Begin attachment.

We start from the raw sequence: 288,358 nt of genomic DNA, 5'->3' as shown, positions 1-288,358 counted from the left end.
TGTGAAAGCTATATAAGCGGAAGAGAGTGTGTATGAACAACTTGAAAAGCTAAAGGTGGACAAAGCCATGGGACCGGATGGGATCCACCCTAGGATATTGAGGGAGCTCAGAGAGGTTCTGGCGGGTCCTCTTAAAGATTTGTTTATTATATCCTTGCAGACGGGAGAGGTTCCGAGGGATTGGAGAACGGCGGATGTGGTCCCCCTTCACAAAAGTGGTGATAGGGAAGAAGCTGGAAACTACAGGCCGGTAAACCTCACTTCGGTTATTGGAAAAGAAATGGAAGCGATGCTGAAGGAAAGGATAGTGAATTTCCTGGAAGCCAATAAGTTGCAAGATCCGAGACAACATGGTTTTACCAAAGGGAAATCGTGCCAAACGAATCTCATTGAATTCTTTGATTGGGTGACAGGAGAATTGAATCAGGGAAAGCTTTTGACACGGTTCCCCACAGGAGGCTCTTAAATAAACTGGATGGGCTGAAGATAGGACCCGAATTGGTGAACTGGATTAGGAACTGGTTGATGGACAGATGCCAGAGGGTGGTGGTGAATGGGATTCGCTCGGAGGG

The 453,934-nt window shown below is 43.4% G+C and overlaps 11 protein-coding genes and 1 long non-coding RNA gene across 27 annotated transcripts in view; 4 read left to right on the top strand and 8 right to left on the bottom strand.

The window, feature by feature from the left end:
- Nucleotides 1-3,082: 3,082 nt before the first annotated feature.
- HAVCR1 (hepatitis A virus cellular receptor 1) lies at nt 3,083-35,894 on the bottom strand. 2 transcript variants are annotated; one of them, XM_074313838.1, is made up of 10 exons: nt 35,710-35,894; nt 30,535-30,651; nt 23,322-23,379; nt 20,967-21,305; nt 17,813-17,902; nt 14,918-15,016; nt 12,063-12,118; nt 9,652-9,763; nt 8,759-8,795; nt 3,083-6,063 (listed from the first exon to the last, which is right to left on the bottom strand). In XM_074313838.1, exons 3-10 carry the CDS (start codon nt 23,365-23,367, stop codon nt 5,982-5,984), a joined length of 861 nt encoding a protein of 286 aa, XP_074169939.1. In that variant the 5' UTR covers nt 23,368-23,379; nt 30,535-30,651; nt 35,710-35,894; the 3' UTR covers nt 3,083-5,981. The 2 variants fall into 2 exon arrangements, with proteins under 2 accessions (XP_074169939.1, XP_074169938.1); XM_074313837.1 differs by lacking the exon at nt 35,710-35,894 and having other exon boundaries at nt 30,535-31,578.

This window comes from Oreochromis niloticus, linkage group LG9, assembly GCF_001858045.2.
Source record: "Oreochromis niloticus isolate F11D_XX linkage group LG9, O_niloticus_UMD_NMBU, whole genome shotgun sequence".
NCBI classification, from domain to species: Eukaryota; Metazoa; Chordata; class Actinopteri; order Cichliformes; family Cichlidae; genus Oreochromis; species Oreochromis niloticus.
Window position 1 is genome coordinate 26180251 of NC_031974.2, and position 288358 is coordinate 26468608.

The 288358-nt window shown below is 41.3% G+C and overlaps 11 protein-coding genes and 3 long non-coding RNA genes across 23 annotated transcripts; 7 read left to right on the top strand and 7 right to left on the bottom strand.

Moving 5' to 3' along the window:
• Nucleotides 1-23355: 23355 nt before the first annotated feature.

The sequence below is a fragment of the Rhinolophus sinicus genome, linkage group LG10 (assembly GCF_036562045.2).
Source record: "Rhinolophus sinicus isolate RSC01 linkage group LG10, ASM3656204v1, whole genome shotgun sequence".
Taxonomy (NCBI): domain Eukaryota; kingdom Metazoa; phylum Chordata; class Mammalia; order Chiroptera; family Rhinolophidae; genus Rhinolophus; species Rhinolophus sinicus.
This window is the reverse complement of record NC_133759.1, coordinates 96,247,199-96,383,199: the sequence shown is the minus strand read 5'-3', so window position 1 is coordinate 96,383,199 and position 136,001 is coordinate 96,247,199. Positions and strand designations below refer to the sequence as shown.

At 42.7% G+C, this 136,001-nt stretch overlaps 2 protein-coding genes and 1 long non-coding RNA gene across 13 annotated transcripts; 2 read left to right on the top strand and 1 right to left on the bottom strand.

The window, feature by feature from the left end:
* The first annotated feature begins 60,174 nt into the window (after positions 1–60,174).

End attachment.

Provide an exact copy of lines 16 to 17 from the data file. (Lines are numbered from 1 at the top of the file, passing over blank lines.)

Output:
Taxonomy (NCBI): domain Eukaryota; kingdom Metazoa; phylum Chordata; class Mammalia; order Chiroptera; family Rhinolophidae; genus Rhinolophus; species Rhinolophus sinicus.
This window is the reverse complement of record NC_133759.1, coordinates 96,247,199-96,383,199: the sequence shown is the minus strand read 5'-3', so window position 1 is coordinate 96,383,199 and position 136,001 is coordinate 96,247,199. Positions and strand designations below refer to the sequence as shown.